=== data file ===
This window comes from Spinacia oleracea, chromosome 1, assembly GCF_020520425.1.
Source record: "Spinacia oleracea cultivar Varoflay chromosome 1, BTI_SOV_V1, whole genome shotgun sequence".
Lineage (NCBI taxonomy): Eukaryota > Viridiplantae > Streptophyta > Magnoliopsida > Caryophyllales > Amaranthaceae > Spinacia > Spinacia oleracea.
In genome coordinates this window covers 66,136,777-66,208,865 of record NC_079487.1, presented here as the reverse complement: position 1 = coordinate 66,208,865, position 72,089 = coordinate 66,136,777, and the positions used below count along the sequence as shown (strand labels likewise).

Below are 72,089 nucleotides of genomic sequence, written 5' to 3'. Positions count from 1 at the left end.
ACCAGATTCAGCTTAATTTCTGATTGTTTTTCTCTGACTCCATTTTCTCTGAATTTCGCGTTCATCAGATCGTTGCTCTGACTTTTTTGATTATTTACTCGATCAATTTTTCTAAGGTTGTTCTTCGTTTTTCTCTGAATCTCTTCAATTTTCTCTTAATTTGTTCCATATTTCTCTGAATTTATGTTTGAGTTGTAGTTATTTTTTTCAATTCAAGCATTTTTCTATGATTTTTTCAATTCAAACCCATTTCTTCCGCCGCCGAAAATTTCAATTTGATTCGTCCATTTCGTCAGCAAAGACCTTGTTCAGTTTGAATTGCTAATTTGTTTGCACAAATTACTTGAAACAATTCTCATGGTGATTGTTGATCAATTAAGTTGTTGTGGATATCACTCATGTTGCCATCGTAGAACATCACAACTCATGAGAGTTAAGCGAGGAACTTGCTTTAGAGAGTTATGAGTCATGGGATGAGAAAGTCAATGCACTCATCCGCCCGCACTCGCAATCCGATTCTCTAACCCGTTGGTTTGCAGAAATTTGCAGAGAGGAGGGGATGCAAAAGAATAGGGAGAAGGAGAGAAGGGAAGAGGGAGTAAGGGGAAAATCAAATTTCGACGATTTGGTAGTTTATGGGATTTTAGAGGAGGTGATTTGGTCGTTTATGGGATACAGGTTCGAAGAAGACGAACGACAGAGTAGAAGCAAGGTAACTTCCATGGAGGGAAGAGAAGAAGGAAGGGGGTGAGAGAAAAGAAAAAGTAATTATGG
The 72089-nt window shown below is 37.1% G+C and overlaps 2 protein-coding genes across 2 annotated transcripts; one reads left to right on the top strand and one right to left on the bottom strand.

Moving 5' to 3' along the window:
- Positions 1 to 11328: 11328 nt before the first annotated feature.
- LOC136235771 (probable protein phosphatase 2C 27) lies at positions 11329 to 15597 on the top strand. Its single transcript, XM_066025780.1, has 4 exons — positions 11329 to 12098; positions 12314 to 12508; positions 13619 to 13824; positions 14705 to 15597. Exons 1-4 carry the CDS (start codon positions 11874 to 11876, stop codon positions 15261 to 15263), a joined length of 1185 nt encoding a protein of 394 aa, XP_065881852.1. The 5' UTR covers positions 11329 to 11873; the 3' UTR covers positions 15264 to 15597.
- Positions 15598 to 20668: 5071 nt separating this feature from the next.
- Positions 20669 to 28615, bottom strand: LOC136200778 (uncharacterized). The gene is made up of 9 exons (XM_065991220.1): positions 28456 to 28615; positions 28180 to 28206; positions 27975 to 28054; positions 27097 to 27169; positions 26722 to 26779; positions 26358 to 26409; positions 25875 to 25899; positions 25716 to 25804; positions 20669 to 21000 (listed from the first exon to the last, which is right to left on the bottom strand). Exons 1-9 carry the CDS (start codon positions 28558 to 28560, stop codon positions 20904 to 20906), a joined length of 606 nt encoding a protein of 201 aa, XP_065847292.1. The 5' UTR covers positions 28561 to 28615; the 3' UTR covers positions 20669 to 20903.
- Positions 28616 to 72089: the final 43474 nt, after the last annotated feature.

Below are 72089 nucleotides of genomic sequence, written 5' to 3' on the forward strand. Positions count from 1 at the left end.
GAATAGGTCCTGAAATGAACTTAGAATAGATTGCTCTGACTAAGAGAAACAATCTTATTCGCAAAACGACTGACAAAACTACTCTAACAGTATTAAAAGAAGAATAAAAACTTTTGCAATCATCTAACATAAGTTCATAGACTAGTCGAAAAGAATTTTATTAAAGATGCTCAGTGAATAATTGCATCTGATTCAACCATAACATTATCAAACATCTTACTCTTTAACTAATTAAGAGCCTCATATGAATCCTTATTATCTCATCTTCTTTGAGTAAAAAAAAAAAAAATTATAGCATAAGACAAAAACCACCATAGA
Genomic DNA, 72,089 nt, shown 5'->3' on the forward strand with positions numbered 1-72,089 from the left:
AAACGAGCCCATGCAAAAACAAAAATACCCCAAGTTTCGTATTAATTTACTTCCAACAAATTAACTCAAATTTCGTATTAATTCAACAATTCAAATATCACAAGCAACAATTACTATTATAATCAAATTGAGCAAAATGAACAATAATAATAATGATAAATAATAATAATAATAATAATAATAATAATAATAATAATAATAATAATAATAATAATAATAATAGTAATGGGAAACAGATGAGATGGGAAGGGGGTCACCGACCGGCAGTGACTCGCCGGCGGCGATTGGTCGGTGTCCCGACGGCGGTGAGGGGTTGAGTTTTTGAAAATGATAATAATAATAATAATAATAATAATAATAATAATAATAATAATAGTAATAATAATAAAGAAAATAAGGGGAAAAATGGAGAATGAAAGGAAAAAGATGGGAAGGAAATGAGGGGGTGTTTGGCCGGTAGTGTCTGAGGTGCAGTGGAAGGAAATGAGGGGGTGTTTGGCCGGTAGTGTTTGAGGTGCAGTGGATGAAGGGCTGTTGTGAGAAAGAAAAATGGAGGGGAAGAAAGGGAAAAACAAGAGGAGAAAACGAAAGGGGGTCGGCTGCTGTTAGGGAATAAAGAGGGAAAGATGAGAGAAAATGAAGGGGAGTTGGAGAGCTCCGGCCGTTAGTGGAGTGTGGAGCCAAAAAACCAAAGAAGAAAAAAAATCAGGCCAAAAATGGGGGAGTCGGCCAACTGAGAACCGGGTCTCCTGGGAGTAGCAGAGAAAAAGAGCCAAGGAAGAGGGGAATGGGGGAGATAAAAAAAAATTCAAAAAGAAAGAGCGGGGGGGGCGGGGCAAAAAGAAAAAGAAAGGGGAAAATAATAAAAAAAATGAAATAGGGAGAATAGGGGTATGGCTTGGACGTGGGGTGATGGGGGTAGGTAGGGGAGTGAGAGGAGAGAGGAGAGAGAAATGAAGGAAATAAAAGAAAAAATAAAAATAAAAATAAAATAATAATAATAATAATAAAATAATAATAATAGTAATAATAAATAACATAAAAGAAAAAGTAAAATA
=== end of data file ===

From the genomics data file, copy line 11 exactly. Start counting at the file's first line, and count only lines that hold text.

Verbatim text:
- Positions 15598 to 20668: 5071 nt separating this feature from the next.